Tuesday, July 28, 2015

Spiritual Warfare

I love Fr. James Martin, SJ.  He is funny and sensible.  He reaches non-Catholics and Catholics alike. You may know him from Stephen Colbert's show.  I love how he distills Catholic teaching and Ignatian spirituality into bite-size portions on Twitter, or very accessible "take aways."  When someone reasonable like Fr. Martin posts about evil (or the "devil" or "satan" or whatever-you'd-like-to-call-it), it strikes me as even more convincing.  This isn't a person prone to scare tactics or crazy fanaticism.

Here are two links regarding the statue that recently went up in Detroit.  One from Fr. Martin, and one from Fr. Dwight Longenecker.  I mostly leave them here as food for thought, and for myself to refer back to at a later time.

Fr. Martin's take

Fr. Longenecker's take

My own parish priest, who is truly dear to me, has alluded to the fact that he doesn't quite exactly believe there is a "devil."  As a representative of the Catholic Church, he doesn't dissent from Church teaching officially, but he says that it's a possibility because the Church teaches that it's true.

Back in my charismatic Protestant days, pretty much we were taught that the "devil" was in everything.  For the first time, I was taught (and believed) that God was good.  Truly good.  Only good.  I still believe that.  But, what wasn't present in charismatic Protestant circles was the idea of the cross.  Suffering was a result of the "devil" or your own lack of faith.  It was sort of a Christian karma, couched in the language of sowing and reaping.

It's a mystery that God is good, goodness itself, and yet, we do sometimes have to suffer.  God is not up there trying to create something bad in our lives, but He may not always heal us, cure us, fix things just how we want him to.  Instead, sometimes we bear a cross.  Not necessarily a cross that he inflicted upon us - sometimes we are the victims of evil - but a cross that he helps us to bear.  (In the words of Teresa of Avila, "If this is the way you treat your friends, it’s no wonder you have so few!")  It's a mystery what God allows and what He doesn't allow, who gets healed and who doesn't, whose prayers are "answered" the way we'd like and whose are not.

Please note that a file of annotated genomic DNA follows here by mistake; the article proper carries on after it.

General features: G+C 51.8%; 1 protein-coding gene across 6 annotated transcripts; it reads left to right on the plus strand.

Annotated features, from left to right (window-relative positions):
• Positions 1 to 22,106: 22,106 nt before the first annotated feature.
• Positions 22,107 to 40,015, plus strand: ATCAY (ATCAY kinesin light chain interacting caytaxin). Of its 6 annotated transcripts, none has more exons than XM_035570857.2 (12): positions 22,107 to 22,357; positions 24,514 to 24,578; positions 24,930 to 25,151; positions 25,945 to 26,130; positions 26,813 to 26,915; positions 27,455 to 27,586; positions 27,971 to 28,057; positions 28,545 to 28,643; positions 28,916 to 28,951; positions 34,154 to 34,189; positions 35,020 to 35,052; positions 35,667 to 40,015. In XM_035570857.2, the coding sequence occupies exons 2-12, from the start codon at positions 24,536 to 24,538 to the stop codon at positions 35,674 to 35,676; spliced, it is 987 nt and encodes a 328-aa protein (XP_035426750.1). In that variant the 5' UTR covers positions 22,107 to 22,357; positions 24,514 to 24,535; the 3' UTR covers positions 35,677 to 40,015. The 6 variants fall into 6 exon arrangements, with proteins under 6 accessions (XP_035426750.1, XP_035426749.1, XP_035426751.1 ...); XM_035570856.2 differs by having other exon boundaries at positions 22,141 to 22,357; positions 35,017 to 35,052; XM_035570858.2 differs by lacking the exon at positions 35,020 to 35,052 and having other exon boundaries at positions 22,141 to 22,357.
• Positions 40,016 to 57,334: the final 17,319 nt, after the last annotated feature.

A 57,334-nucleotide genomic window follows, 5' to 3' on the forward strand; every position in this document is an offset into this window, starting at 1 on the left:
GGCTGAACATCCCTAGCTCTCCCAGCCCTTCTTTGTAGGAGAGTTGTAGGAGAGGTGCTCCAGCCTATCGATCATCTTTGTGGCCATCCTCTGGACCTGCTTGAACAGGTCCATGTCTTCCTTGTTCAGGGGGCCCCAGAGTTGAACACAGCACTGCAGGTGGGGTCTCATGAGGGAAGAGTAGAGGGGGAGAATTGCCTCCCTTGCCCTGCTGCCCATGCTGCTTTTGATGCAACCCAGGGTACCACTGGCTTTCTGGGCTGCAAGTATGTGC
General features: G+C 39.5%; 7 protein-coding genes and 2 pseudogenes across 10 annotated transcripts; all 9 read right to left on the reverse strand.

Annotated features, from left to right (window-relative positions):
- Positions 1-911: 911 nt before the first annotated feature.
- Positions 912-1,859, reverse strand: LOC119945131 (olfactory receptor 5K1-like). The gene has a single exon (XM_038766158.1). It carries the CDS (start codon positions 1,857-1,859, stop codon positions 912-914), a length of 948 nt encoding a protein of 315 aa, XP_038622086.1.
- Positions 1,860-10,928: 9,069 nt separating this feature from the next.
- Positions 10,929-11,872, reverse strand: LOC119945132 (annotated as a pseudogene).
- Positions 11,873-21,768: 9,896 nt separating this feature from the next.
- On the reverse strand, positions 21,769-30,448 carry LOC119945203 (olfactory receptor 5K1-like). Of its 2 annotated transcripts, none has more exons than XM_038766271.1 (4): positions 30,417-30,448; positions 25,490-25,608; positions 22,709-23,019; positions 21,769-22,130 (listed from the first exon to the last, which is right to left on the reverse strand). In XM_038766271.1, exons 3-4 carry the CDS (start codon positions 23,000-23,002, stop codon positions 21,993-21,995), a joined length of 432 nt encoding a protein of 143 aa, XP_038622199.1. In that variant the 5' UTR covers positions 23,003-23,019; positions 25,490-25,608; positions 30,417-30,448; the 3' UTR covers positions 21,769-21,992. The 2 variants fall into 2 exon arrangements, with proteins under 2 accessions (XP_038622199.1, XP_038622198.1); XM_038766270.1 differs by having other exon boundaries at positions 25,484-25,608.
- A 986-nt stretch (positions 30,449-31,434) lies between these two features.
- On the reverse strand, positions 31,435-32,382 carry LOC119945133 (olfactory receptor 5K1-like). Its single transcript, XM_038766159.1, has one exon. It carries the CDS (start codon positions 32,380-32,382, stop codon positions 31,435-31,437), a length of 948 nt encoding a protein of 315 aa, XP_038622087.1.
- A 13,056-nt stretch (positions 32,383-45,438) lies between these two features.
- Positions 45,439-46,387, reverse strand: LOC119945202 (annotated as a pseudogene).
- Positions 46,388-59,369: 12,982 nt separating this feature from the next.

In my conversion experience, it is only the Catholic Church who presents a sane version of reality - a way to deal with suffering that both acknowledges it, believes in the supernatural, affirms that God is good, and also permits there to be a cross.

I do believe the devil is real.  I believe that there are forces of darkness, just as there are forces of light and grace.  I have felt the "resistance" when I try to do good or seek God.  I have been tempted and deceived.  I have heard satanists' accounts of their hatred of Jesus, especially in the Catholic eucharist.  I know it's real.  It's a battle we must fight.

As our world seems to just get darker and darker, we must be brighter and brighter lights.  As a Protestant, we used to sing songs about "Onward Christian Soldier" and bind the devil.  Now, as a Catholic, I am beginning to see that we are missionaries in this world and culture.  Sometimes it's the world who attacks and misunderstands us, sometimes it's fellow Catholics, sometimes it's fellow Christians who mean well.

I don't want to be a conspiracy theorist.  I don't want to have to fight some of these fights.  I don't know how bad it may get.  And, yet, in my adulthood, I have seen quite a change in the world around me.  We hold the truth and the light.  We must stand for it, proclaim it in our own lives, and dig deep enough to let it sustain us.  I love the Franciscan idea that our lives proclaim the gospel, or Augustine's idea that the truth defends itself.  At the same time, the gospel my life proclaims may not be worth following.  We have to be willing to speak up if needed, to do our part to love and serve our neighbors, and to speak the truth with as much love as possible, steeped in prayer.

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